You are now in the main content area

Knowledge Mobilization and Engagement Award Recipients

The Knowledge Mobilization and Engagement Award is a university-wide, annual award presented to one or more researchers who have demonstrated exceptional and outstanding effort in communicating research beyond the University and/or significant impact in shaping evidence-based policy and practice. This award recognizes the ability of the researcher(s) to facilitate conversations and collaborations with external organizations and communities, combining knowledge from different spheres of society to generate new ideas.

Award recipient(s) will receive a certificate of recognition and a monetary award of $2,000 as a one-time payment (subject to applicable deductions).

Key criteria: Scholarly, research and creative activity

2021 recipients

Kristine Newman

Daphne Cockwell School of Nursing, Faculty of Community Services

Kristine Newman is an Associate Professor at the Daphne Cockwell School of Nursing. Professor Newman’s research explores knowledge translation, assistive technologies to detect agitation in persons with dementia, and dementia awareness within intergenerational relations and amongst caregivers. Recognized internationally for her innovation in knowledge mobilization, Professor Newman’s originality in communicating her research is highlighted in projects such as Spare a Thought for Dementia (www.thoughtsfordementia.com, external link) and Embody – Experiencing Dementia through New Media. This engagement with audiences, from students to caregivers to community partners, exemplifies excellence in knowledge mobilization beyond the university.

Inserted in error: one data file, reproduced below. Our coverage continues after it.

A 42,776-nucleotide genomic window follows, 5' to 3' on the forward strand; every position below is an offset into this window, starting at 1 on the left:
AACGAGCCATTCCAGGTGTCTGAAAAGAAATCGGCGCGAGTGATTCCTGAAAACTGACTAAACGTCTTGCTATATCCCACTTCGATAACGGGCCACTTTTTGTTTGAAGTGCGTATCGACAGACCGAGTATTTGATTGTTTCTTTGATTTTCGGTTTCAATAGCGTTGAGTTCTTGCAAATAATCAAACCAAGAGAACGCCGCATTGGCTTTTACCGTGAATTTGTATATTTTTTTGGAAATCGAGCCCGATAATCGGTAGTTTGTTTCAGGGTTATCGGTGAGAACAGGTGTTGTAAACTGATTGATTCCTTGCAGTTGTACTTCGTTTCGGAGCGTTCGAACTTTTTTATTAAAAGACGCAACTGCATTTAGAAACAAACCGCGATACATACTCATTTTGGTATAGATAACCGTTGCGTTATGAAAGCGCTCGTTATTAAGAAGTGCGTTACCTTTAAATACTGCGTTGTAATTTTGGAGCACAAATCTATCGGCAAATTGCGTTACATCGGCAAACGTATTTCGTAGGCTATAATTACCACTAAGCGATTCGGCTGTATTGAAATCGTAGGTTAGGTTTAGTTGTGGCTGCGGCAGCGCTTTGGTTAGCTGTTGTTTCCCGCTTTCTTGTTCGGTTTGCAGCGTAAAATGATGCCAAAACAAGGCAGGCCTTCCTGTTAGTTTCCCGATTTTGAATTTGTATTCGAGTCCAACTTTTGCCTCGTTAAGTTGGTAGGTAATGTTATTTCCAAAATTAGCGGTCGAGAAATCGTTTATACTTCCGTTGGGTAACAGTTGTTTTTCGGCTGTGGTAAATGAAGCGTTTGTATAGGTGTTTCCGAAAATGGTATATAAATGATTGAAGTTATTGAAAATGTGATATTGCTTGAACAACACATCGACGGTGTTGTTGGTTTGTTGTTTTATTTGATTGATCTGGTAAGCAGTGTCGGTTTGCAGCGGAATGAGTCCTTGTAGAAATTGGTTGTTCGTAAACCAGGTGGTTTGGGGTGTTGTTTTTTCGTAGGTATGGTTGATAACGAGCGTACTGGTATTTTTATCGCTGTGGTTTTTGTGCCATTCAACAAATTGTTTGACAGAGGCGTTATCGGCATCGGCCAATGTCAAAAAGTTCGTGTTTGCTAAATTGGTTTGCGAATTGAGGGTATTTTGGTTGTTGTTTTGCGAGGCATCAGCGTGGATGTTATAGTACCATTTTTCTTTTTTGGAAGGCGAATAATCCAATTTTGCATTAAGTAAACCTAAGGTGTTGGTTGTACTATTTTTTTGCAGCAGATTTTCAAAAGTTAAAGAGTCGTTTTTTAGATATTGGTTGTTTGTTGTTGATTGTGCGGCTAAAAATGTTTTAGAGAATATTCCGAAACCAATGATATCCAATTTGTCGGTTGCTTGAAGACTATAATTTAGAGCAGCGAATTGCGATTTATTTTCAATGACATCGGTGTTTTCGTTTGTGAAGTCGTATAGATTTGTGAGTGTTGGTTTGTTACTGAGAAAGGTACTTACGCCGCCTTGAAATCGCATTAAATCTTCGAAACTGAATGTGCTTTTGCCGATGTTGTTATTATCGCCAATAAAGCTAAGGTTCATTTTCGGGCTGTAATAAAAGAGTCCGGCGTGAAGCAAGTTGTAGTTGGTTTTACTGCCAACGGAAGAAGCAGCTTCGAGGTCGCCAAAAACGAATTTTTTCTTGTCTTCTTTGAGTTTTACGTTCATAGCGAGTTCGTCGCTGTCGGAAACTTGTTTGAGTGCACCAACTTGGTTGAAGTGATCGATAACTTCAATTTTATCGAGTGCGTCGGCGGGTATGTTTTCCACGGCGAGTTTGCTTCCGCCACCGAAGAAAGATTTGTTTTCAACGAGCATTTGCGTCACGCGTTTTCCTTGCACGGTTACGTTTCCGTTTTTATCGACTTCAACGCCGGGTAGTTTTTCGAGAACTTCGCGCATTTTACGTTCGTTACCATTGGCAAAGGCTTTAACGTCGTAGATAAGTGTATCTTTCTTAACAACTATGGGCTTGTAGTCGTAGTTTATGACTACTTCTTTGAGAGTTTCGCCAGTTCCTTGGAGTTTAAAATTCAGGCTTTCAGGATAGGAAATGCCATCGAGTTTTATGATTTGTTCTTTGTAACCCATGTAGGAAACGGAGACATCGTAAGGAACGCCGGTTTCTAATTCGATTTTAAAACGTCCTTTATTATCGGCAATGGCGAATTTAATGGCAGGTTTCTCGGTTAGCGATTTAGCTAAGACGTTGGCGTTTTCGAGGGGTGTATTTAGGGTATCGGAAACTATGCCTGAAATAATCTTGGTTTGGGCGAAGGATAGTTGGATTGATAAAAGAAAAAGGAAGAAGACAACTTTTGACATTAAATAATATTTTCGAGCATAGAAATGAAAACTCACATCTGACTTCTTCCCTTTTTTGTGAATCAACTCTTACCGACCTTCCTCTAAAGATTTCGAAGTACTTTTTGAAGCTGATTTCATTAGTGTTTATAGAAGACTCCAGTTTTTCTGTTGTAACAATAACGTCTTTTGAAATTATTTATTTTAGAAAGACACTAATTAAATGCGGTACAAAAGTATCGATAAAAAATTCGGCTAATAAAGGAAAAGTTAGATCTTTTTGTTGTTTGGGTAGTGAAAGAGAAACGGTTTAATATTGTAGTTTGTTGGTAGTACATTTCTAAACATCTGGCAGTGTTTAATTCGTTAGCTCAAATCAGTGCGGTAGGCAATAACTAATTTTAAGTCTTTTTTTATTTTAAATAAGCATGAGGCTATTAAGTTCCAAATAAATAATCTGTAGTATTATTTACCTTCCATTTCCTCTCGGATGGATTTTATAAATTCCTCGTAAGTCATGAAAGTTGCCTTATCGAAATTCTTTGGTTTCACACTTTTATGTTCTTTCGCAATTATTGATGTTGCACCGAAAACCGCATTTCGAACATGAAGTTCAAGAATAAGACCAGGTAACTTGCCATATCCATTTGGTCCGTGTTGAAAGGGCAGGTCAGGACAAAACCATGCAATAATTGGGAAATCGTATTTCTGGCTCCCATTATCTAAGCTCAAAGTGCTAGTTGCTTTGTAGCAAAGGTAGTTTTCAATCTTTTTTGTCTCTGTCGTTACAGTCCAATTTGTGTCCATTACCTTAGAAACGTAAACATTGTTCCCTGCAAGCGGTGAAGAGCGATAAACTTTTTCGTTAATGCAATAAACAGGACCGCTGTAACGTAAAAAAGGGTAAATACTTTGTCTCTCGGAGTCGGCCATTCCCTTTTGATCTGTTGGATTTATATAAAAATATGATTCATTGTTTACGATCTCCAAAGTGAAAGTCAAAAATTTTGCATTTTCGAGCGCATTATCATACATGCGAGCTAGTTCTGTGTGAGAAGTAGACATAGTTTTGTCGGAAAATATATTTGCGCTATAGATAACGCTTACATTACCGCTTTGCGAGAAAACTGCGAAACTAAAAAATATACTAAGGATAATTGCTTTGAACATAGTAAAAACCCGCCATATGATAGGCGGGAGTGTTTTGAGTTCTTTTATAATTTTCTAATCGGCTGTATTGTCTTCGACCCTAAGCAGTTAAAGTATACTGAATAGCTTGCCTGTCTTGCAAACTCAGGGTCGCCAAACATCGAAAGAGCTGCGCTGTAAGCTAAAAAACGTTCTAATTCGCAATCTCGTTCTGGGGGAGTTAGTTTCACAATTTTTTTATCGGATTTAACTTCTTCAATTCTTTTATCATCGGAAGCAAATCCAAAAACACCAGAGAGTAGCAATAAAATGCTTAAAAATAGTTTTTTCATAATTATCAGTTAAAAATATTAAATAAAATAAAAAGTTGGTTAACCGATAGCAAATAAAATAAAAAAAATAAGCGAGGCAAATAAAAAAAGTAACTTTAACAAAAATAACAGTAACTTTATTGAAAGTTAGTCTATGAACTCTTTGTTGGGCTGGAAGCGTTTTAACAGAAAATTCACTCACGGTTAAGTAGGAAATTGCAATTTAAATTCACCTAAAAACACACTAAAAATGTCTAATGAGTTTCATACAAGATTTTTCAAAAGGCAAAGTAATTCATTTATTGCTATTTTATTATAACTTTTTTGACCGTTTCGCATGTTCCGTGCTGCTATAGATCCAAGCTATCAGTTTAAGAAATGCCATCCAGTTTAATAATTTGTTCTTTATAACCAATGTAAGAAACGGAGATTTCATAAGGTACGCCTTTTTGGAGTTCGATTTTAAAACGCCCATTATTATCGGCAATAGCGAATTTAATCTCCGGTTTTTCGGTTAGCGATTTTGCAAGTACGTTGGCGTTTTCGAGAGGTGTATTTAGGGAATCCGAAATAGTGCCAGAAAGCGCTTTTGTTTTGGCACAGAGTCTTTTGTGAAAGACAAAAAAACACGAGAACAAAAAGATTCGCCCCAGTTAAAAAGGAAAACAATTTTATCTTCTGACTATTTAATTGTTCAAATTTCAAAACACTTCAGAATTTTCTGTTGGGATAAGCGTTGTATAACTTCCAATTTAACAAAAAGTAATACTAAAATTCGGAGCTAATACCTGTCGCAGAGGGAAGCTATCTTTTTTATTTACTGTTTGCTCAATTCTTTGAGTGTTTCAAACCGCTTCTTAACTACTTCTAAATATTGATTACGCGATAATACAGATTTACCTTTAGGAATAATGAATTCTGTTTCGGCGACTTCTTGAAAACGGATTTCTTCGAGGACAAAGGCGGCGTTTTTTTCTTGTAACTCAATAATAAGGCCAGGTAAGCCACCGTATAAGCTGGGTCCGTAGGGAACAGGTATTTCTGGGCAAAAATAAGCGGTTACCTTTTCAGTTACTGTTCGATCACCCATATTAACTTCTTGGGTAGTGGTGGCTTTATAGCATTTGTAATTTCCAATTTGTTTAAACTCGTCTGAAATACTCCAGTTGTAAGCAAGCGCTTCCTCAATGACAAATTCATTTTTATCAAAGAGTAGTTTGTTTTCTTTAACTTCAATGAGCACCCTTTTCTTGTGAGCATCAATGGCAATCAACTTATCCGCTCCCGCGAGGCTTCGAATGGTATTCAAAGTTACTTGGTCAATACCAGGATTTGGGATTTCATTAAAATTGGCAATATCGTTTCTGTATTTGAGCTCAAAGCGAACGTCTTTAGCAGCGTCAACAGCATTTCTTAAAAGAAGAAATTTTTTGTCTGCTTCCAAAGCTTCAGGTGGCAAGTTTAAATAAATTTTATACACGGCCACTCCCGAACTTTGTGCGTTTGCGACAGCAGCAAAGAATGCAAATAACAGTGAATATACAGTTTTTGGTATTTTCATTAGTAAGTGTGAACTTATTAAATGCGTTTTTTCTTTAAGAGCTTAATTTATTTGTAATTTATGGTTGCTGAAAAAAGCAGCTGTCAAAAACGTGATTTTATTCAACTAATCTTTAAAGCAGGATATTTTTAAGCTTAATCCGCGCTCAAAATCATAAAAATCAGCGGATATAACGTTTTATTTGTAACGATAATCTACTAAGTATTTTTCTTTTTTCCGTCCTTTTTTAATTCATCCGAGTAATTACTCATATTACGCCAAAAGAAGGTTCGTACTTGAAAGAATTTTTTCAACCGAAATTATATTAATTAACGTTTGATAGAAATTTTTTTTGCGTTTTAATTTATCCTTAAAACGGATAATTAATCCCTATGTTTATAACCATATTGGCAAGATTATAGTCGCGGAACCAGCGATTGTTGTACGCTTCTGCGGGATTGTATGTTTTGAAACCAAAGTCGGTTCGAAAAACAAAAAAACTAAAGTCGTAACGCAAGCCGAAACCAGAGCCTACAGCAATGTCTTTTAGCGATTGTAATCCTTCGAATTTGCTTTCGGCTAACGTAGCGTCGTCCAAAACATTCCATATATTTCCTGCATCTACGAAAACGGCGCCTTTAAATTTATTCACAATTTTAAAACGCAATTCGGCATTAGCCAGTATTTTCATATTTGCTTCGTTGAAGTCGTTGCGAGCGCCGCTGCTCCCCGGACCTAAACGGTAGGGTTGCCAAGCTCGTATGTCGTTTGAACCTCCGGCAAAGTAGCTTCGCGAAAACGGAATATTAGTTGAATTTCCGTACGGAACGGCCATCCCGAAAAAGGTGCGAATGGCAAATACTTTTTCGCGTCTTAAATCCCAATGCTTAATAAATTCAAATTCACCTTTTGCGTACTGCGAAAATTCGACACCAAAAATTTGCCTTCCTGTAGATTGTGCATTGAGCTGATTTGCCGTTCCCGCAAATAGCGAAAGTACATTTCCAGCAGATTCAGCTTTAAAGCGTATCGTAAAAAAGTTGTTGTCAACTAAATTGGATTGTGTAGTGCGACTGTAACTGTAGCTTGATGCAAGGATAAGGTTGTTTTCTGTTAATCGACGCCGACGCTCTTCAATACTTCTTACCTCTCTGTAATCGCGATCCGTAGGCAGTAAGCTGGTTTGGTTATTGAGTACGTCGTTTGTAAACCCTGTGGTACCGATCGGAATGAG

Ivor Shapiro

School of Journalism, Faculty of Communication and Design

Ivor Shapiro’s leadership in the dissemination of scholarly knowledge has had a deep impact on the understanding of journalism practice in this country because of his pioneering approaches to knowledge mobilization and dissemination. Professor Shapiro has shared research findings through a range of non-traditional pathways, including discussion papers for the Canadian Association of Journalists, a blueprint for a national system of press accountability, a series of open-access educational modules focusing on journalism’s role in democracy, a robust website showcasing current debates and best practices in Canadian journalism, and a feature-length documentary illustrating the findings of a national, quantitative survey of journalists.

Past recipients

  • Patrice Dutil
    Department of Politics and Public Administration, Faculty of Arts
  • Candice Monson
    Department of Psychology, Faculty of Arts
  • Marusya Bociurkiw
    RTA School of Media, Faculty of Communication and Design
  • Jennifer Lapum
    Daphne Cockwell School of Nursing, Faculty of Community Services